Supreme Court strikes down RFRA; peril seen in religious freedom

by Dwayne Hastings, posted Wednesday, June 25, 1997 (23 years ago)

WASHINGTON (BP)--In a ruling that may reach to the foundation of freedom for religious expression in the United States, the Supreme Court ruled unconstitutional the Religious Freedom Restoration Act June 25.

In a 6-3 decision, the majority ruled the law, which was signed into effect by President Clinton in November 1993, is a matter for the federal courts and states to consider and not the U.S. Congress.

"Our free exercise rights as American citizens are in peril," said Richard Land, president of the Southern Baptist Ethics and Religious Liberty Commission, in calling the decision "the worst religious liberty decision of the last 50 years."

"The real loser today was our First Freedom, religious liberty," agreed Steven T. McFarland, director of the Christian Legal Society's Center for Law and Religious Freedom in Washington. "Today's ruling threatens bedrock civil rights laws." McFarland called for quick legislative action "to restore the highest legal protection for our First Freedom."

The court's majority decision acknowledged Congress' right to legislate enforcement of a constitutional right to the free exercise of religion, yet it held Congress cannot make a substantive change to define what the right to free exercise means. The ruling also held RFRA violated the federal government's separation of powers.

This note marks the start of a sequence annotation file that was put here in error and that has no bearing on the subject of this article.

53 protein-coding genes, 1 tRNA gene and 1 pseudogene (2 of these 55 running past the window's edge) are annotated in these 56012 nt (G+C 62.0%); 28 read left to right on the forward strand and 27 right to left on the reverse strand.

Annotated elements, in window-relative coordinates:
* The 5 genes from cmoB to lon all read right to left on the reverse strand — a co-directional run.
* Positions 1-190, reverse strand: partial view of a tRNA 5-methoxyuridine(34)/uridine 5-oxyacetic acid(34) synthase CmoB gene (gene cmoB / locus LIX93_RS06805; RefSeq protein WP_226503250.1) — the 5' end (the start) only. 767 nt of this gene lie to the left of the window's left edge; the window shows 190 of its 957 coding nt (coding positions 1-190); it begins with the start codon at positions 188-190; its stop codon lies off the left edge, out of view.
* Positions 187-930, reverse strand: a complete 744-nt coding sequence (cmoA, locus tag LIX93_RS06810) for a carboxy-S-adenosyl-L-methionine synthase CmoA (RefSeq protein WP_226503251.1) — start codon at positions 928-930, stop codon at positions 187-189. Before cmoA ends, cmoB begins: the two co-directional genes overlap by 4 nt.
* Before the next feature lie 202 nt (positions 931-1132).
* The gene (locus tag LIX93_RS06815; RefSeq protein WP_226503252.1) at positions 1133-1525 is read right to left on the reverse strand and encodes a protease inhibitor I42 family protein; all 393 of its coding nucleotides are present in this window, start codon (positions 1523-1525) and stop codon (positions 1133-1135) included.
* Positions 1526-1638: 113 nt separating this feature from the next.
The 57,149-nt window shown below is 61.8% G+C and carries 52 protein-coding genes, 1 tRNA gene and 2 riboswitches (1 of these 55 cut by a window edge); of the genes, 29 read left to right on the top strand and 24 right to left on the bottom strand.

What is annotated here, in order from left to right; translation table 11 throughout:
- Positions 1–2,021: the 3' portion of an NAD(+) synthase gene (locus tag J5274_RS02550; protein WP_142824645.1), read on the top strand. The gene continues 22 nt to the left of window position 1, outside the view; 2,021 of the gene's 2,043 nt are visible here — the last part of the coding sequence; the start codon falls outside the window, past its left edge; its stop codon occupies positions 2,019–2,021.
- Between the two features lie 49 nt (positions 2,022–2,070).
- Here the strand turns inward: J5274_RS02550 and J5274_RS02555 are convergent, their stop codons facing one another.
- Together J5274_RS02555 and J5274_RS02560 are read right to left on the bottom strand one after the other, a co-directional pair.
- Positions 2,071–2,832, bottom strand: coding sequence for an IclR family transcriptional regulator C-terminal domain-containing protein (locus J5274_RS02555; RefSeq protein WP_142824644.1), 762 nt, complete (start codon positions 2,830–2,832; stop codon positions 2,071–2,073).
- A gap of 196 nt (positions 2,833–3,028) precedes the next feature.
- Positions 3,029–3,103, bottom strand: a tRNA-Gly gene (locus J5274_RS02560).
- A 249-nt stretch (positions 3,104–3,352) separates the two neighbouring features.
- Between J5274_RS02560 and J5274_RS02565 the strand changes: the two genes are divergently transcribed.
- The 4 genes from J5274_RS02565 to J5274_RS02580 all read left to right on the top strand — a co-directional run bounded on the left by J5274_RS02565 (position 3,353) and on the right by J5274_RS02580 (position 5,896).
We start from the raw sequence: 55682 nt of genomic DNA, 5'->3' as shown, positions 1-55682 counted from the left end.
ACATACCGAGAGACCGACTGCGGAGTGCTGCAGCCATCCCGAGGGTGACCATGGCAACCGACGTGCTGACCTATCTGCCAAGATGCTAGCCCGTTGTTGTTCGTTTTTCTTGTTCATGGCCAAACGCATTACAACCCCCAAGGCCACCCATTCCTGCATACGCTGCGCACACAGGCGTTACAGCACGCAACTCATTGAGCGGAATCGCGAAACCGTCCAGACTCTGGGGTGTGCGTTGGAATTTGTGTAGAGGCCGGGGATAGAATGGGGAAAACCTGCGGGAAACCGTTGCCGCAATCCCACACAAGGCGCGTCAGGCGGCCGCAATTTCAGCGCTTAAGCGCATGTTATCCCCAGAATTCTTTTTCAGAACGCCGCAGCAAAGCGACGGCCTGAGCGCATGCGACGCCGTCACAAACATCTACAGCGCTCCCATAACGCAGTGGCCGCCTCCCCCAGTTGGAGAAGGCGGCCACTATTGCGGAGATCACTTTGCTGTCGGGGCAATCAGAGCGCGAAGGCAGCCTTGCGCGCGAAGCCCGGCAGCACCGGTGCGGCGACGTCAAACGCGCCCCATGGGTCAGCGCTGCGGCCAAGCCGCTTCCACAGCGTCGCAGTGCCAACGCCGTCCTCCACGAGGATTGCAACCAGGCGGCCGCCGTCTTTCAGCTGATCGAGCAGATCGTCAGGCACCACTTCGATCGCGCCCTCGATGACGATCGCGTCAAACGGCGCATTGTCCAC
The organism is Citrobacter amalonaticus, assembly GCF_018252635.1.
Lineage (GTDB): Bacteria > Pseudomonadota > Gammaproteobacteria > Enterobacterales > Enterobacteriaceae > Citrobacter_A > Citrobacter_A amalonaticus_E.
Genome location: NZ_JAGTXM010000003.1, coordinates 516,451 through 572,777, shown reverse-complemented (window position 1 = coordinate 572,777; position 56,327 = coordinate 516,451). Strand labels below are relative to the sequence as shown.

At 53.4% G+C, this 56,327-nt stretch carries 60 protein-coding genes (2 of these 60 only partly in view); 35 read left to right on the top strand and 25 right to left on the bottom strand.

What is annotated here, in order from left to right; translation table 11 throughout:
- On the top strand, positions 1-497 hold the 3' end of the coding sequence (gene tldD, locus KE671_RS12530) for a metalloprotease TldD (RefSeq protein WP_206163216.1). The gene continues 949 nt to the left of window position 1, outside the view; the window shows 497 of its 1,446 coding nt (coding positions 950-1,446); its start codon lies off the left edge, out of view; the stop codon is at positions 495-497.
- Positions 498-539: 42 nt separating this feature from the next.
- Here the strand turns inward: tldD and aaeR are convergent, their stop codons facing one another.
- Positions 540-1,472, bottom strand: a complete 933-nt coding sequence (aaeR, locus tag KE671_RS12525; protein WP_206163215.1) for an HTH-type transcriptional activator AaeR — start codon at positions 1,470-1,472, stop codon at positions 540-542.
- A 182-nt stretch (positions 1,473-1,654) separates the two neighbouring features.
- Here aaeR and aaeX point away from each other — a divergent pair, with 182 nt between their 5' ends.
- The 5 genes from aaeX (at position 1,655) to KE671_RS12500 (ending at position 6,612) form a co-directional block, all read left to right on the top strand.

RFRA was a legislative response to a 1990 Supreme Court opinion, Employment Division v. Smith, in which the justices ruled government no longer had to demonstrate a "compelling interest" before restricting religion. After the Smith decision and prior to RFRA's enactment, critics of Smith said it had become easier for the government to limit religious expression.

Prior to being struck down, RFRA required a government body to demonstrate a policy serves a "compelling interest" and is the "least restrictive means" in fulfilling the government's interest before restricting the free exercise of religion. The bill gained overwhelming bipartisan support in both houses of Congress.

Chief Justice William H. Rehnquist was joined by Justices Anthony M. Kennedy, Clarence Thomas, John Paul Stevens, Ruth Bader Ginsburg and Antonin Scalia in the majority. Justices Sandra Day O'Connor, David H. Souter and Stephen G. Breyer dissented in the landmark ruling.

In writing for the minority, O'Connor said, "The historical evidence casts doubt on the Court's current interpretation of the Free Exercise Clause. The record instead reveals that its drafters and ratifiers more likely viewed the Free Exercise Clause as a guarantee that government may not unnecessarily hinder believers from freely practicing their religion, a position consistent with our pre-Smith jurisprudence."

Land warned American citizens' free exercise rights are in peril. "The First Amendment's Free Exercise Clause is there to protect all people's religious liberty, particularly those in a minority or vulnerable position," Land said, adding, for example, the court's decision to strike RFRA "has diminished the free exercise religious rights of the 1.6 million Americans imprisoned in state and local prisons."

Since RFRA's enactment, some state and city governments have complained about the law's effect, often citing an extra burden caused by a variety of religious claims made by prisoners.